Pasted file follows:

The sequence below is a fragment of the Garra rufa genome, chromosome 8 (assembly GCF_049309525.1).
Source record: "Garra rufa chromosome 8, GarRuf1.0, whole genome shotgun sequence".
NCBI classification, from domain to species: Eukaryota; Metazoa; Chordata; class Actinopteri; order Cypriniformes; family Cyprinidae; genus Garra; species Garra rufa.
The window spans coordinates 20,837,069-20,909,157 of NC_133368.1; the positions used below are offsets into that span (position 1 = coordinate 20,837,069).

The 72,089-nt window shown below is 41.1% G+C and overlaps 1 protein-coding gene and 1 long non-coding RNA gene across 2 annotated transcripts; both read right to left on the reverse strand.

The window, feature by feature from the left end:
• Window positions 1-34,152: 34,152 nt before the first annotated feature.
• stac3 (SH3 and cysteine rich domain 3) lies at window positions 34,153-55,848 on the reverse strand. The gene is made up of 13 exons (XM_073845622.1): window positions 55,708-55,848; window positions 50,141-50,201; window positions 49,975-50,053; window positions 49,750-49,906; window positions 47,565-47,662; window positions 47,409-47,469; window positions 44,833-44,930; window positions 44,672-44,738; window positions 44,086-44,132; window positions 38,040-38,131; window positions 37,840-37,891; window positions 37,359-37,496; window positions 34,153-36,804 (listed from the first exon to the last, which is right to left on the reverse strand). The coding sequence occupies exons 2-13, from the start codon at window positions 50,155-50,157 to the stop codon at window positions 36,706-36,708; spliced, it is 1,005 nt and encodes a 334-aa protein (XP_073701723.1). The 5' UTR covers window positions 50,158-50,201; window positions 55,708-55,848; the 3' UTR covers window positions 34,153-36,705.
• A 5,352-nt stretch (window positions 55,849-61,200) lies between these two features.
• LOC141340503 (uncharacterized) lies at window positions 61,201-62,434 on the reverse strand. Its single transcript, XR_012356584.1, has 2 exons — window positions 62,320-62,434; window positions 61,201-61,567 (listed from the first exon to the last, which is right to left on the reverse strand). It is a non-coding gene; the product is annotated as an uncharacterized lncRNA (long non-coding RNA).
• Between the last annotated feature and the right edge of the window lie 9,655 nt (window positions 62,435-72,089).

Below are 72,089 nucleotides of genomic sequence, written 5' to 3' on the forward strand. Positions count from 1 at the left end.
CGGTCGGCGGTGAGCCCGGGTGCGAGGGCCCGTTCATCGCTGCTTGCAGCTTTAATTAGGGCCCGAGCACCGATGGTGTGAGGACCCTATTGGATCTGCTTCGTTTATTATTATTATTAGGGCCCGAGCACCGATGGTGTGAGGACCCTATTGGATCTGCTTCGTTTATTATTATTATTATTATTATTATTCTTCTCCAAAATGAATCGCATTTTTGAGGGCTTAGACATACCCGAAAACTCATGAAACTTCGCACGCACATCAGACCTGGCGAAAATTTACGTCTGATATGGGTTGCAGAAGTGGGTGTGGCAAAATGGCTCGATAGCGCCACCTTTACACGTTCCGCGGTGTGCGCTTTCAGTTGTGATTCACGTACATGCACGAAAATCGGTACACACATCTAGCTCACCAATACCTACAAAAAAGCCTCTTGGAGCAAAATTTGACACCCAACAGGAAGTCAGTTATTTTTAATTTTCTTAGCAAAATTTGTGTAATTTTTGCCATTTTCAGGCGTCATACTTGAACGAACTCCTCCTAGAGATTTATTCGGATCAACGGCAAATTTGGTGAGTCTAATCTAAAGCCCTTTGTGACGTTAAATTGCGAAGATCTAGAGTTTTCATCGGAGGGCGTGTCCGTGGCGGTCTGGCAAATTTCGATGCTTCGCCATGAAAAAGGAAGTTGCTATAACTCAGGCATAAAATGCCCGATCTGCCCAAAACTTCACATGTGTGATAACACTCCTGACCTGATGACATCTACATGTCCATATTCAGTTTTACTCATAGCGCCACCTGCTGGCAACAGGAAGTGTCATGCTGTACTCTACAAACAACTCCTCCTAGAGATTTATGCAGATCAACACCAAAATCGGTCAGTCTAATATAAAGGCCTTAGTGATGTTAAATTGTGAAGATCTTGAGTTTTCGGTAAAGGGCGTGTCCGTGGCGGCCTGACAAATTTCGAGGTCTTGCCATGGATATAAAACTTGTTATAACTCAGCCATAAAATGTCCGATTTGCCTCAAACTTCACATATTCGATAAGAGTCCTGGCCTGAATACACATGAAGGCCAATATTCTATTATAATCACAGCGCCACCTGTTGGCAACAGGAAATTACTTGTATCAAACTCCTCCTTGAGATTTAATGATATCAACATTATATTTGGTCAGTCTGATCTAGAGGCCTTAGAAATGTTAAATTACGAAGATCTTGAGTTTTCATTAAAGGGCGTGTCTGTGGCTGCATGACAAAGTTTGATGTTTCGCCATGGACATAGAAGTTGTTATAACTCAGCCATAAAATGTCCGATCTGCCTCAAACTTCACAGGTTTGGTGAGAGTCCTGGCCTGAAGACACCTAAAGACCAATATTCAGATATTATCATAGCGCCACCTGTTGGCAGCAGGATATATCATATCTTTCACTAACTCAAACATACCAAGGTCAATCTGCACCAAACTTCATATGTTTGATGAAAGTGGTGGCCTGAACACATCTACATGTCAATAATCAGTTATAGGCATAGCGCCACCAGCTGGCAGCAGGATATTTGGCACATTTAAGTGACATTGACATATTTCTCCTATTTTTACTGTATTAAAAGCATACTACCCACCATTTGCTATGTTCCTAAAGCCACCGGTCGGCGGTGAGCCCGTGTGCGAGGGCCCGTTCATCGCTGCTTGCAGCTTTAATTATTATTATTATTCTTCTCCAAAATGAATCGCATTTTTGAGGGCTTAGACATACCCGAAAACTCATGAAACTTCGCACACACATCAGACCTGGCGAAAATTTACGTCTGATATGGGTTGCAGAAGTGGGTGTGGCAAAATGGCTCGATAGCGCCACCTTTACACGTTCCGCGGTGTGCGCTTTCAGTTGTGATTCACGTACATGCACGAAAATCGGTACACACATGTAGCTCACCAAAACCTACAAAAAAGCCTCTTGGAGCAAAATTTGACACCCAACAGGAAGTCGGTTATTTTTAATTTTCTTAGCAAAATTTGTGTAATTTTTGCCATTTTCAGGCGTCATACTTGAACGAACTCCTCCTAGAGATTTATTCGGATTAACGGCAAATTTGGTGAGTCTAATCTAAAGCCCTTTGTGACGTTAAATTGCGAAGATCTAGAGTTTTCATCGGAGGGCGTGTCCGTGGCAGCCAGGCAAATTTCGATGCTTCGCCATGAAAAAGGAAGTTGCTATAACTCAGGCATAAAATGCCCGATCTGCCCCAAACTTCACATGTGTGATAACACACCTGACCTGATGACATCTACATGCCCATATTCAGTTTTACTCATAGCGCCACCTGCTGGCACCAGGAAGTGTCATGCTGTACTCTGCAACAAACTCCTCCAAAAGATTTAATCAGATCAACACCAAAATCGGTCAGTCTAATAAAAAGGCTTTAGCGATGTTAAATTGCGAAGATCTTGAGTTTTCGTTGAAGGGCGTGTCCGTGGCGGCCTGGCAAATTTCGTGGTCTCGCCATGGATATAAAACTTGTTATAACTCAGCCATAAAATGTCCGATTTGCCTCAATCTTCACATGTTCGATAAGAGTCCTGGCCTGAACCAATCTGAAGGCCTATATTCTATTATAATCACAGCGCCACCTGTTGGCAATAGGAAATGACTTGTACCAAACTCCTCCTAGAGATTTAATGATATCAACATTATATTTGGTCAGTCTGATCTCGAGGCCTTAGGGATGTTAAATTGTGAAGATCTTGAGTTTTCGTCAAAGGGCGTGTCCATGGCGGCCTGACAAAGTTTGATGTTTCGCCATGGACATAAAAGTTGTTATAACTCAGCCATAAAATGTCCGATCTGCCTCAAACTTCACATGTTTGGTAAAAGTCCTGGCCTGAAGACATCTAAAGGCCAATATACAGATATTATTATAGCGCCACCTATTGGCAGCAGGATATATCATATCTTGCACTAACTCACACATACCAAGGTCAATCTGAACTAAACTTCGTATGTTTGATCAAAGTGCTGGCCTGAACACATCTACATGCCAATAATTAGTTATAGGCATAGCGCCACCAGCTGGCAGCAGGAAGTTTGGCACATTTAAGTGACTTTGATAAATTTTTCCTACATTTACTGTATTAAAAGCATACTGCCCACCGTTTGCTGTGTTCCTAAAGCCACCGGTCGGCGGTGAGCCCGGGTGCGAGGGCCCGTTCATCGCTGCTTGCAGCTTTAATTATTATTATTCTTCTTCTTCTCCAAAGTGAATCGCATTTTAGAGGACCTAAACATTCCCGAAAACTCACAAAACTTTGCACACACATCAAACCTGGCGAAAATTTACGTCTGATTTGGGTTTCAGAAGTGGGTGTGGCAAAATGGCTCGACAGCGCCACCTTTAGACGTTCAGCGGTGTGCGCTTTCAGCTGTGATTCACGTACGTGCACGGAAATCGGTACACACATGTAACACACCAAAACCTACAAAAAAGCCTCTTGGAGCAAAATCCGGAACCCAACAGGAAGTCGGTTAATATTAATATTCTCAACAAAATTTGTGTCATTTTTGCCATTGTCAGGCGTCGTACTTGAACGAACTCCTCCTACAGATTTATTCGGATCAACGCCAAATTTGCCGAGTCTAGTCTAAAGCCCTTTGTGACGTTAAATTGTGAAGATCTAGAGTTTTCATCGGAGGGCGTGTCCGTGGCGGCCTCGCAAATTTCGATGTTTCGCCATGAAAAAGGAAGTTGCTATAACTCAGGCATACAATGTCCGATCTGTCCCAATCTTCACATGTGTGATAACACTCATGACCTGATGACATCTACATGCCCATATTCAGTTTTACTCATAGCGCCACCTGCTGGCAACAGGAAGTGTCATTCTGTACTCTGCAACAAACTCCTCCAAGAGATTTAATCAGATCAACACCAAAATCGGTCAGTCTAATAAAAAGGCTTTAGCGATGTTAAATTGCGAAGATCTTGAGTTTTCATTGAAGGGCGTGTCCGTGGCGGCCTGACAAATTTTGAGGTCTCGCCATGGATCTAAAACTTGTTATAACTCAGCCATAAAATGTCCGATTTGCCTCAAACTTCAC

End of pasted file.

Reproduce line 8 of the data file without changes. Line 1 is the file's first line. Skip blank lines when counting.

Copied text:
• stac3 (SH3 and cysteine rich domain 3) lies at window positions 34,153-55,848 on the reverse strand. The gene is made up of 13 exons (XM_073845622.1): window positions 55,708-55,848; window positions 50,141-50,201; window positions 49,975-50,053; window positions 49,750-49,906; window positions 47,565-47,662; window positions 47,409-47,469; window positions 44,833-44,930; window positions 44,672-44,738; window positions 44,086-44,132; window positions 38,040-38,131; window positions 37,840-37,891; window positions 37,359-37,496; window positions 34,153-36,804 (listed from the first exon to the last, which is right to left on the reverse strand). The coding sequence occupies exons 2-13, from the start codon at window positions 50,155-50,157 to the stop codon at window positions 36,706-36,708; spliced, it is 1,005 nt and encodes a 334-aa protein (XP_073701723.1). The 5' UTR covers window positions 50,158-50,201; window positions 55,708-55,848; the 3' UTR covers window positions 34,153-36,705.